Ahh, alliteration. Sometimes humor’s the only thing I have to fight the fog and fatigue that comes with Fibromyalgia.
If you’re wondering what the hell I’m talking about, here’s the definition:
Fibromyalgia (FM or FMS) is characterised by chronic widespread pain and allodynia (a heightened and painful response to pressure). Its exact cause is unknown but is believed to involve psychological, genetic, neurobiological and environmental factors. Fibromyalgia symptoms are not restricted to pain, leading to the use of the alternative term fibromyalgia syndrome for the condition. Other symptoms include debilitating fatigue, sleep disturbance, and joint stiffness. Some patientsalso report difficulty with swallowing,bowel and bladder abnormalities,numbness and tingling, and cognitive dysfunction. Fibromyalgia is frequently comorbid with psychiatric conditions such as depression and anxiety and stress-related disorders such as posttraumatic stress disorder. Not all fibromyalgia patients experience all associated symptoms. Fibromyalgia is estimated to affect 2–4% of the population, with a female to male incidence ratio of approximately 9:1. The term “fibromyalgia” derives from new Latin, fibro-, meaning “fibrous tissues”, Greek myo-, “muscle”, and Greek algos-, “pain”; thus the term literally means “muscle and connective tissue pain”.
Ah, the definition. It barely begins to cover it. Muscle and joint pain. Misfiring nerves. Tendencies to suddenly get exhausted. Depression, fatigue, forgetfulness. Mood swings, insomnia, migraines. Sensitivity to sound, light, temperature. The fun goes on and on.
I was diagnosed about four years ago, when my now-four-year-old princess was just about six months old. To be honest, I’d probably been dealing with it, and it’s associated symptoms, for more than a decade. The full-on fibromyalgia flares partnered with severe post-partum depression to make me a walking, talking, hormonal and emotional wreck. However, when I was finally diagnosed, it was a light-bulb, amen, hallelujah moment. Finally there was an answer and it wasn’t all in my head, as others had convinced me. My problem had a name, and there were treatments. (I still call Cymbalta my magic pill.)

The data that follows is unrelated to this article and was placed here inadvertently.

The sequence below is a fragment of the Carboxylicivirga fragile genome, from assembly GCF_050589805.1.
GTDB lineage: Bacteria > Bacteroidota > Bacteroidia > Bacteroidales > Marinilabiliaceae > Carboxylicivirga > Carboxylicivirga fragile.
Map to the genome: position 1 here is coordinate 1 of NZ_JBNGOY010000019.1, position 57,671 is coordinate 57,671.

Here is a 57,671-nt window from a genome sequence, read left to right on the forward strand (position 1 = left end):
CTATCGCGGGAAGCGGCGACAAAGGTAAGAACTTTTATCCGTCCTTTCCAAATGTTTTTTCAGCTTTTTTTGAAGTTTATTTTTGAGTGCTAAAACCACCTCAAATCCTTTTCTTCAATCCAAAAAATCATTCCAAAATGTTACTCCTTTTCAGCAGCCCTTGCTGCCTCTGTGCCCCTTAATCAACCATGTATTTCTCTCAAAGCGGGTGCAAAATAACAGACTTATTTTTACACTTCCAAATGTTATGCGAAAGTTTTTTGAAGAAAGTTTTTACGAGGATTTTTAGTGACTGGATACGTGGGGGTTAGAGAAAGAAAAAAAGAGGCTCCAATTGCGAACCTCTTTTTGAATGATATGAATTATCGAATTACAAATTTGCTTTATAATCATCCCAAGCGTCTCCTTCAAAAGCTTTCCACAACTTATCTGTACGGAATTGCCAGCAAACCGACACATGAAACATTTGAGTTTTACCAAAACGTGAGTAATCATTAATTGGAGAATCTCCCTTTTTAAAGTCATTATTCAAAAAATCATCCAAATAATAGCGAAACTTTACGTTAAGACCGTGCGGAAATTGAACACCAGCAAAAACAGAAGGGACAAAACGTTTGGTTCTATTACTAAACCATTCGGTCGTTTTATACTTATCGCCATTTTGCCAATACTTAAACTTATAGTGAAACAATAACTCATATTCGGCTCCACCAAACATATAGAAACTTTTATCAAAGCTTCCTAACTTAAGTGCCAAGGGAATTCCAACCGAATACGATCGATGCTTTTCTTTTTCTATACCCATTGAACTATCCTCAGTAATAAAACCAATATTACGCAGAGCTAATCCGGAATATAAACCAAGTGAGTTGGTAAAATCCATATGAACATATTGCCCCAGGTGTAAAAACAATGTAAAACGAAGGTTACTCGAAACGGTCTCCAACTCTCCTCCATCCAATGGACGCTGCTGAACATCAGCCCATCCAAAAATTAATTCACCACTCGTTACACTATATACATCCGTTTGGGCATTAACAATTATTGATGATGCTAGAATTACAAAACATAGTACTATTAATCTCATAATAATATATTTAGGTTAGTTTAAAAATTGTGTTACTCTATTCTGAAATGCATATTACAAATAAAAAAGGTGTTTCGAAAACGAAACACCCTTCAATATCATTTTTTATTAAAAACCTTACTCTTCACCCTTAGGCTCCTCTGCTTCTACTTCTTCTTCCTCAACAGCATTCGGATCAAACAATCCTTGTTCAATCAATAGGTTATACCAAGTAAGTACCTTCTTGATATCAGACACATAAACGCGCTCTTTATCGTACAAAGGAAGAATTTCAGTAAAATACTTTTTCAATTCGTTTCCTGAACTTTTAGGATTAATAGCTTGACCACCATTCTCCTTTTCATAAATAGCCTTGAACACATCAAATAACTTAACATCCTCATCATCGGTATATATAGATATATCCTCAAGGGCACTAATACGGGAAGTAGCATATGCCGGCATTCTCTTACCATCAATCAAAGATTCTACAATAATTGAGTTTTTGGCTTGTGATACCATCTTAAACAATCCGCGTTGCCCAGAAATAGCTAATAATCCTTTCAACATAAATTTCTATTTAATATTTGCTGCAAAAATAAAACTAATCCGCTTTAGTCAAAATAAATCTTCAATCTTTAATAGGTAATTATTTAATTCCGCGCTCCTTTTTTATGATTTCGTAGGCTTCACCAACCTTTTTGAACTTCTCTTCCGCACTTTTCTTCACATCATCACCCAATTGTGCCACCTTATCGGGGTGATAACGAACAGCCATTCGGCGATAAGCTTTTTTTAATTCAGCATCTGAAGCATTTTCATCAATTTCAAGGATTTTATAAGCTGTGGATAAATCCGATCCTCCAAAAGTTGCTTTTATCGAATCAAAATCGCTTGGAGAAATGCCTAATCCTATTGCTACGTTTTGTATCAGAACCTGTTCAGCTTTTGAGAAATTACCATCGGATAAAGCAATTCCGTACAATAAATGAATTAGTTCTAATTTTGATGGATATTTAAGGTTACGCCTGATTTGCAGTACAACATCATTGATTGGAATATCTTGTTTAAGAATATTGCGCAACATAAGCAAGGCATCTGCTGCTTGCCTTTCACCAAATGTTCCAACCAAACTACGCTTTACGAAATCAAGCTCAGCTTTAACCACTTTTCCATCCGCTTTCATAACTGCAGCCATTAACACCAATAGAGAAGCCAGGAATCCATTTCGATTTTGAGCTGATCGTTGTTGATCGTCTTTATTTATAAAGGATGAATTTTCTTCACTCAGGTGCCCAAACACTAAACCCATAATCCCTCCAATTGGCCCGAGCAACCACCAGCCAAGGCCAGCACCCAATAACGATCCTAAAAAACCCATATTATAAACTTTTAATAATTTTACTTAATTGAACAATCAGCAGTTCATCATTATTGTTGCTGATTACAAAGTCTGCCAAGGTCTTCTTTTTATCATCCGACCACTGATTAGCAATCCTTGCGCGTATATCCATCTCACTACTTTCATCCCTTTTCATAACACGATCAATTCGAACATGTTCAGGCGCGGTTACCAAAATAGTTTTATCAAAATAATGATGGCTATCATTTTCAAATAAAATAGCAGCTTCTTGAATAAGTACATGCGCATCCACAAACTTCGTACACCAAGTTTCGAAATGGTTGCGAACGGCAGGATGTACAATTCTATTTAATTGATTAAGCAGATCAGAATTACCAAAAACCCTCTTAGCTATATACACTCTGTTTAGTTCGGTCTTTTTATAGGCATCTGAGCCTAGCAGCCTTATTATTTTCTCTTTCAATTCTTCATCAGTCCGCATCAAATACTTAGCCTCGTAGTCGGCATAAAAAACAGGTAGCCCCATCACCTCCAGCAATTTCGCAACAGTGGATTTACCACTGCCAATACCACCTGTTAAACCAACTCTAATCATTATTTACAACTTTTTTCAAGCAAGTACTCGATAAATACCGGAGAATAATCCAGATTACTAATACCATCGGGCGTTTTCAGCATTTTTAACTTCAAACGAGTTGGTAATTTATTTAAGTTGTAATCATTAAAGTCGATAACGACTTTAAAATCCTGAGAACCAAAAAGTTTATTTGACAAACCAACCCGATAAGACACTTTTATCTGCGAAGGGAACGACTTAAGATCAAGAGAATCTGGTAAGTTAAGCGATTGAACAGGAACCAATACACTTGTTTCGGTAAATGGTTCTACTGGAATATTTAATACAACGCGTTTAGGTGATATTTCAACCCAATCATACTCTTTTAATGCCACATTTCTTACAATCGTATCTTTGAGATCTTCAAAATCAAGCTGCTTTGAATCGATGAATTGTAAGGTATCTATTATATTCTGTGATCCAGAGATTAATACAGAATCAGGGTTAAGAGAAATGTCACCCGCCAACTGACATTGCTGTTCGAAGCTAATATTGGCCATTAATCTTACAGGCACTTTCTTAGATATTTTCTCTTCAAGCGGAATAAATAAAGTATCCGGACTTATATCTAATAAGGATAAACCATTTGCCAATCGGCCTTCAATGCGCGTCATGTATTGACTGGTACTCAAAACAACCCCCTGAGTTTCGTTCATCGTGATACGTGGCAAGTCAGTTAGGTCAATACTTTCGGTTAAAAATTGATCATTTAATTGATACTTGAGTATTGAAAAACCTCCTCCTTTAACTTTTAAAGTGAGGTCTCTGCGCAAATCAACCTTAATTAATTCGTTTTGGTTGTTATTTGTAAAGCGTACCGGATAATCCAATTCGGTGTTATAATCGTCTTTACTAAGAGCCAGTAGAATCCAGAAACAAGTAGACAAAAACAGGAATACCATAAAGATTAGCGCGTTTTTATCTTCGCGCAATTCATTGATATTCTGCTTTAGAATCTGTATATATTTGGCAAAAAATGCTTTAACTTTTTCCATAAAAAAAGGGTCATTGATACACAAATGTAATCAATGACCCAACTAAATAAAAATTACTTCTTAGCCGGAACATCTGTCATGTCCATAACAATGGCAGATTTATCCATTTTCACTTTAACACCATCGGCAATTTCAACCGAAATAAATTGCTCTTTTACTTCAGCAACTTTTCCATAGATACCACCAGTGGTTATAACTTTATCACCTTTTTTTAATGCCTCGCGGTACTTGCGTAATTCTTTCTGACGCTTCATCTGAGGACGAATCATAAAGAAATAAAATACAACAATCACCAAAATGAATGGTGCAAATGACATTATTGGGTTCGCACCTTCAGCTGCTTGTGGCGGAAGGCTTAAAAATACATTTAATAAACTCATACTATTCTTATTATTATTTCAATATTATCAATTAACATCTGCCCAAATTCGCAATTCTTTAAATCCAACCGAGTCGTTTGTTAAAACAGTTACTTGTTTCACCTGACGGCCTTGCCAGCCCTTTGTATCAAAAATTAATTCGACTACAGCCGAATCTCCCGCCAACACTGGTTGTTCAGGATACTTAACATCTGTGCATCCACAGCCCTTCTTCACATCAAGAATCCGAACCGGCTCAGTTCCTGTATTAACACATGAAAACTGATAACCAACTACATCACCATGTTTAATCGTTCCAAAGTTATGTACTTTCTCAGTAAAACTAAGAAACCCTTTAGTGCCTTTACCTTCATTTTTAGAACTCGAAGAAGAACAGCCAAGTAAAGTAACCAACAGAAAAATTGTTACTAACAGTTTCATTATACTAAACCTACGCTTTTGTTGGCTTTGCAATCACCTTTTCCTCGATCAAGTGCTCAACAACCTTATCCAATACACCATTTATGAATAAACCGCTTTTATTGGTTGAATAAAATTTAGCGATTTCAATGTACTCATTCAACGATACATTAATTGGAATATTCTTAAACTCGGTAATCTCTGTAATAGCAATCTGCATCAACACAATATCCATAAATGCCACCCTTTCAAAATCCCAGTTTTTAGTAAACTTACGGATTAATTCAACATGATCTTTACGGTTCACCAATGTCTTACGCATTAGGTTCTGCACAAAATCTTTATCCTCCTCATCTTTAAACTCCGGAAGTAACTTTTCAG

The “definition” does nothing to describe what it’s like to deal with Fibro daily. Some days are amazing. If you get enough sleep, and there’s little external stress, you wake up and want to tackle the day. But, if you’re exhausted, and don’t sleep well … if there are a lot of outside factors keeping you down — some days it’s just physically impossible to move. And if you have one of those insanely good days, and don’t pace yourself, odds are good the following day you’ll be completely drained.
No two fibromyalgia sufferers experience the same symptoms. What works for some — for me it’s a combination of dietary choices, medications, yoga, and aromatherapy (lavender and eucalyptus essential oils are awesome) to manage it — doesn’t work for others. If you have or think you may have fibro, talk to your physician and work out a plan for treatment that works for you. It will be trial and error.
Oh, and for the record — pregnancy with fibromyalgia — not for the faint of heart. The pumpkin was a surprise, so I had to carefully come off my medications. Oh my was that a miserable several months the mister put up with. Making him all the more awesome because I didn’t even want to put up with me by the time it was over.
The hardest thing, is explaining to the people who love you why you can’t have them hugging you so tight, or telling a four year old that her snuggles hurt. It’s heartbreaking. Simply heartbreaking. I have a “to do” list a mile long, but because the pumpkin is teething and we’re not getting real sleep – sometimes it’s all I can do to make sure the laundry is done and the kids are fed. Luckily right now I can telecommute and work from home, and work freelance when and where I can on site, but soon I’ll be back in the all-day, every-day work force. It’s going to be a tough row to hoe.
I miss the days when I could walk for hours, kick the elliptical’s ass, and actually felt energized and positive about things, all day long. When I get an energy spurt, I try to get done what I can. And please don’t think this is a “woe is me” sort of blog post today. Many fibromyalgia patients suffer in silence. They’ve been told too many times, “it’s all in your head” or “oh just do this or that and you’ll be better.” But until you’ve walked a yard or two in the shoes of someone afflicted with fibromyalgia, or another chronic disease (Chrone’s, Greaves, Celiac, MS, Lupus, and more) that has no outward physical symptoms, you really cannot understand what we go through daily. It’s nobody’s fault.
But if you know someone suffering from fibromyalgia, or any other chronic condition, please cut them a little slack. To you what may be just a sore neck may be debilitating to them. Your little headache is their full-blown, puke your brains out, need absolute silence and cold migraine.
Having fibromyalgia (or any other chronic condition) is a roller coaster – physically, mentally, and emotionally.
Note, there are support groups out there, I’m a member of one on Facebook called Behind Fibromyalgia (https://www.facebook.com/pages/BEHIND-FIBROMYALGIA/245543075457507).
Image via Behind Fibromyalgia.
National Fibromyalgia Association http://fmaware.org/PageServerded3.html?pagename=fibromyalgia
National Institutes of Health http://www.niams.nih.gov/health_info/Fibromyalgia/